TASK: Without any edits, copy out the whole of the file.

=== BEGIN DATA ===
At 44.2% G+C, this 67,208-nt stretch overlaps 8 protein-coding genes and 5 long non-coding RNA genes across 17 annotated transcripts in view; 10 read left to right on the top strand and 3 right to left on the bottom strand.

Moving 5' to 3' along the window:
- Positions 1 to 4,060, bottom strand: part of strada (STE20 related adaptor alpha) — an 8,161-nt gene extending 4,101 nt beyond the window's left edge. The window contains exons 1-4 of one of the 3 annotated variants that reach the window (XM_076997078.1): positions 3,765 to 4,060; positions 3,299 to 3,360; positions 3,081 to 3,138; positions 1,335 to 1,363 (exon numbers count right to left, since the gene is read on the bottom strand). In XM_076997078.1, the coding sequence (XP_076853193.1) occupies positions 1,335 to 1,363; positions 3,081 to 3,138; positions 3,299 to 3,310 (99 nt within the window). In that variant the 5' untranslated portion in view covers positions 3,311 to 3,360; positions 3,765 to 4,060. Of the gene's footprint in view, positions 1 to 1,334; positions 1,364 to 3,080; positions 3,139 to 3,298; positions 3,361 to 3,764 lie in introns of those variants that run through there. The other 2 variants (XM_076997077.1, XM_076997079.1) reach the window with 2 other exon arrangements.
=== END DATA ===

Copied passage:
At 44.2% G+C, this 67,208-nt stretch overlaps 8 protein-coding genes and 5 long non-coding RNA genes across 17 annotated transcripts in view; 10 read left to right on the top strand and 3 right to left on the bottom strand.

Moving 5' to 3' along the window:
- Positions 1 to 4,060, bottom strand: part of strada (STE20 related adaptor alpha) — an 8,161-nt gene extending 4,101 nt beyond the window's left edge. The window contains exons 1-4 of one of the 3 annotated variants that reach the window (XM_076997078.1): positions 3,765 to 4,060; positions 3,299 to 3,360; positions 3,081 to 3,138; positions 1,335 to 1,363 (exon numbers count right to left, since the gene is read on the bottom strand). In XM_076997078.1, the coding sequence (XP_076853193.1) occupies positions 1,335 to 1,363; positions 3,081 to 3,138; positions 3,299 to 3,310 (99 nt within the window). In that variant the 5' untranslated portion in view covers positions 3,311 to 3,360; positions 3,765 to 4,060. Of the gene's footprint in view, positions 1 to 1,334; positions 1,364 to 3,080; positions 3,139 to 3,298; positions 3,361 to 3,764 lie in introns of those variants that run through there. The other 2 variants (XM_076997077.1, XM_076997079.1) reach the window with 2 other exon arrangements.